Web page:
Barnes did not respond to requests for comment Tuesday. He previously told The Times the settlement amounted to “hush money,” contending it was deliberately structured to avoid scrutiny and as a way to silence his attempts to expose wrongdoing in the Sheriff’s Office.

A risk manager said the county’s failure to obtain executive approval of Barnes’ settlement was a mistake, and Urquhart says the agreement was negotiated to rid the department of Barnes, whom the sheriff calls an “organizational terrorist” with a history of making false allegations.

Figaro’s probable-cause statement details Barnes’ allegations as he described them during interviews in Renton in October. As part of his investigation, Figaro brought Barnes to the restaurant’s parking lot and had him show body positioning against a Ford Crown Victoria used to simulate Urquhart’s unmarked police cruiser.

Barnes said he was surprised when Urquhart allegedly touched his shoulder in a “fatherly manner,” and then used his whole hand to grab his crotch for about 10 seconds as the two stood next to Urquhart’s car that night, the statement says.

Barnes described to Figaro how he initially became “frozen in fear and felt like he could not move physically and psychologically,” the statement said. Barnes eventually pushed Urquhart away, and described later having “extreme feelings of shame and embarrassment to the degree of feeling suicidal” about the incident.

Urquhart acknowledged during his own interview with Figaro that he invited Barnes to the dinner meeting, but denied any inappropriate contact with the deputy.

“Urquhart stated at no time did he have any type of physical contact with (Barnes),” the statement said.

Figaro noted Urquhart said he believed Barnes was in uniform at the time, and Urquhart’s lawyer also has contended in a letter to The Times that both men were “in full police regalia” with handguns and Tasers.

“Is this how most sexual overtures occur,” the lawyer’s letter stated.

But Barnes told Figaro he was off-duty and in plain clothes that night, and the investigator obtained time cards and other records supporting Barnes’ version of the timing, which was “different from what Urquhart later stated when I interviewed him.”

Barnes also noted to Figaro that in February 2016 — about two years after the dinner meeting, and months after Barnes left the department — Urquhart texted Barnes an invitation from Washington, D.C., to join him there.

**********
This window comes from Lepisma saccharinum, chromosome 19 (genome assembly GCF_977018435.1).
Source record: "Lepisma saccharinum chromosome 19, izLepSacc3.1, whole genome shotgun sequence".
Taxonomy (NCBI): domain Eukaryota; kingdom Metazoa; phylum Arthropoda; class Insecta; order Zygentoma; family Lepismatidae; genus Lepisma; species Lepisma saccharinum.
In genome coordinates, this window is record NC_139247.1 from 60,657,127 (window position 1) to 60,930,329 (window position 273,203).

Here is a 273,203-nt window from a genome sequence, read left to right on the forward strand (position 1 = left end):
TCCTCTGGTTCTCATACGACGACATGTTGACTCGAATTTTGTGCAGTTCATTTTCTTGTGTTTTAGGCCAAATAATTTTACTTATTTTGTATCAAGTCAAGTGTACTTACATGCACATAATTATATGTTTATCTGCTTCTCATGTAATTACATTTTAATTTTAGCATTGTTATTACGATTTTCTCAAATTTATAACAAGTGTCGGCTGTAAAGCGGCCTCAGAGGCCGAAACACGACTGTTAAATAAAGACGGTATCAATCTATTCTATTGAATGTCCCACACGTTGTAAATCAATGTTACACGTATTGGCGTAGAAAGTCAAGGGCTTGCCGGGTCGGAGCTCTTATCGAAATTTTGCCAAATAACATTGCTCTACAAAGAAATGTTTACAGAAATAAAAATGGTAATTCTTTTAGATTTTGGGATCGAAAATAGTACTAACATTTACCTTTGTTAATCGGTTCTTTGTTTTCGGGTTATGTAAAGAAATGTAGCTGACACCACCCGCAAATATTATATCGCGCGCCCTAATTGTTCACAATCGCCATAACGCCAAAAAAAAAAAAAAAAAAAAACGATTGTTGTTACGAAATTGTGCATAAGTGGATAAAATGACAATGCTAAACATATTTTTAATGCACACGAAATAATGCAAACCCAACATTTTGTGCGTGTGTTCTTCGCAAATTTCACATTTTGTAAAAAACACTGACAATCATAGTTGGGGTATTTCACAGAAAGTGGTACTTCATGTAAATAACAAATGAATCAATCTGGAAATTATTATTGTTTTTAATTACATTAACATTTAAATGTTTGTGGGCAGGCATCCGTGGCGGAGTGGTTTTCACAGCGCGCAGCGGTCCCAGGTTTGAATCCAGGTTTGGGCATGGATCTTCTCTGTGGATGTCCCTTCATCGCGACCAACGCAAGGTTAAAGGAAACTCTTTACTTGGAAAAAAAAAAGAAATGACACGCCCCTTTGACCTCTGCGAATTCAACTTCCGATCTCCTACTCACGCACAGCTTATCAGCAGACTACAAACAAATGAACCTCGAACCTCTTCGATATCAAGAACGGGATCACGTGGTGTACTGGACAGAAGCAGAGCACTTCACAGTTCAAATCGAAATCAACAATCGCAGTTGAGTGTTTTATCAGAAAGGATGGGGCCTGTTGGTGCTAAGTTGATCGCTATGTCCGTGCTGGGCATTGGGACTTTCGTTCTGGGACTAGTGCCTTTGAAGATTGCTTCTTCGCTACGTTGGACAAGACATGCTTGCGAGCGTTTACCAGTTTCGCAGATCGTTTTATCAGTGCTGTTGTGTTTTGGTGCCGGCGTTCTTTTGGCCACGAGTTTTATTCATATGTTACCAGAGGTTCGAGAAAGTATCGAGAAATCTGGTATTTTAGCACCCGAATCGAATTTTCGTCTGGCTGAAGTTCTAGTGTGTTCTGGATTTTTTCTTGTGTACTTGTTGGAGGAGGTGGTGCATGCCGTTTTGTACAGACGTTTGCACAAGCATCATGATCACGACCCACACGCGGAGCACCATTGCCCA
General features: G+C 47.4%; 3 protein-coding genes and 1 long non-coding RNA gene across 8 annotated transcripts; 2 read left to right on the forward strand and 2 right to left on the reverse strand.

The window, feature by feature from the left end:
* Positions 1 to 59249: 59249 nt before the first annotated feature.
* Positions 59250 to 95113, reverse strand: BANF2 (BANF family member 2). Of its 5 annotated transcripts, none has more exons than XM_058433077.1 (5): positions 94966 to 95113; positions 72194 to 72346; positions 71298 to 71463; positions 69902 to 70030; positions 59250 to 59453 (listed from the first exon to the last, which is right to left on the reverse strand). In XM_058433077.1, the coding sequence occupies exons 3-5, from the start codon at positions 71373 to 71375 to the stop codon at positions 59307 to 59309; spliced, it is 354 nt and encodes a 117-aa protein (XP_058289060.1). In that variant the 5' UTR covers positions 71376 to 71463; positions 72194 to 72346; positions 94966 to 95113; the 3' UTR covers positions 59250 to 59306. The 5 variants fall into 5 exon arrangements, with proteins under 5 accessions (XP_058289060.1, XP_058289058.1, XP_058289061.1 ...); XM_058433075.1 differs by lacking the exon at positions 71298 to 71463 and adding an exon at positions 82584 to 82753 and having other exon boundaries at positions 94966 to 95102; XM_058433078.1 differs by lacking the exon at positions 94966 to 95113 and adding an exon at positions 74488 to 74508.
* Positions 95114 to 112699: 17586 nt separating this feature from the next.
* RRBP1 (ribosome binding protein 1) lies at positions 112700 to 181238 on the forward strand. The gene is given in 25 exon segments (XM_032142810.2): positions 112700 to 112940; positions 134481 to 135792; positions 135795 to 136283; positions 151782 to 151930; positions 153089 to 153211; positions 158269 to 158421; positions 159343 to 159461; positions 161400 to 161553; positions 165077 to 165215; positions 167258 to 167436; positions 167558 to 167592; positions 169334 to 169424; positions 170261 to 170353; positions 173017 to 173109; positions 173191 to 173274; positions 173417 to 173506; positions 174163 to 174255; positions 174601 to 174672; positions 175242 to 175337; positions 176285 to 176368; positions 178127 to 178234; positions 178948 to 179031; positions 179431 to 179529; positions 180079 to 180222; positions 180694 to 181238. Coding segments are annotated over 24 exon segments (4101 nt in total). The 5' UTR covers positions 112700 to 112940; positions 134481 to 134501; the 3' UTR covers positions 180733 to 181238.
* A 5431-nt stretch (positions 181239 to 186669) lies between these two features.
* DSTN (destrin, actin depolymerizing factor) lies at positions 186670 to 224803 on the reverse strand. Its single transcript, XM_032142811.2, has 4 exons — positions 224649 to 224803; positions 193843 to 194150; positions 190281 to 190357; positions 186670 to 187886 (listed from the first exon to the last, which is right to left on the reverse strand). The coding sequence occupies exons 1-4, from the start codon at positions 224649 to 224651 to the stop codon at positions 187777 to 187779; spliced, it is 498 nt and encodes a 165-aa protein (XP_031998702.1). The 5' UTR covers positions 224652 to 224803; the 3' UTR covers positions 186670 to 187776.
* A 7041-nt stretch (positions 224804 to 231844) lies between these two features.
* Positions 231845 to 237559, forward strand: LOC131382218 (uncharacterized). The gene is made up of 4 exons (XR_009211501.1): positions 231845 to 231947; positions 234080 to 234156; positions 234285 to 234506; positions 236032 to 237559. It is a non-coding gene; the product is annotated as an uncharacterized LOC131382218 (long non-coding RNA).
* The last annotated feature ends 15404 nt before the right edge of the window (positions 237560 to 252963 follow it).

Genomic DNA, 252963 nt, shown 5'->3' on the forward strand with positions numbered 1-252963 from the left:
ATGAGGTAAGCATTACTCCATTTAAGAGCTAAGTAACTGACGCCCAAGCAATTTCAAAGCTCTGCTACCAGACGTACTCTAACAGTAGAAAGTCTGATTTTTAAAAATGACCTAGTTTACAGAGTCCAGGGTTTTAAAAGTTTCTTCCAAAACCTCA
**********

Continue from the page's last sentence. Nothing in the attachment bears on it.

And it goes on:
Urquhart later acknowledged to Figaro having a text conversation with Barnes, but said his invitation to Barnes was made “jokingly” and wasn’t serious, the statement said.

Urquhart, 70, is in his final weeks as sheriff, after losing his re-election bid this month to challenger Johanknecht, 58, a 32-year veteran of the department who will be sworn into office in January.

The past year of Urquhart’s tenure has been marked by controversy. Several current or former deputies have sued the department, and the commanders’ union has accused Urquhart and his top aides of widespread misconduct. A former female deputy whom Urquhart once supervised also came forward to allege Urquhart raped her years earlier after a night of drinking.

Urquhart has roundly disputed the allegations, dismissing many as the work of political opponents upset by his efforts to hold misbehaving deputies accountable. He also has adamantly denied that he assaulted or had consensual sex with his female accuser, and has pointed to her documented mental-health issues to discredit her allegations.

A Seattle police investigation this year “administratively cleared” Urquhart of the rape accusation, finding the statute of limitations for any crime had expired, and the alleged sex appeared consensual. King County prosecutors announced in April they wouldn’t charge Urquhart; the woman stood behind her claims.

Last month, the woman — who has asked not to be named — obtained a temporary protection order against Urquhart after learning the sheriff’s campaign allegedly tried to distribute her medical information to a liberal advocacy group when seeking a re-election endorsement. Urquhart and his chief of staff have denied they inappropriately disclosed or offered information about the woman.

A court hearing on the woman’s petition seeking to make the protection order permanent is set for next month.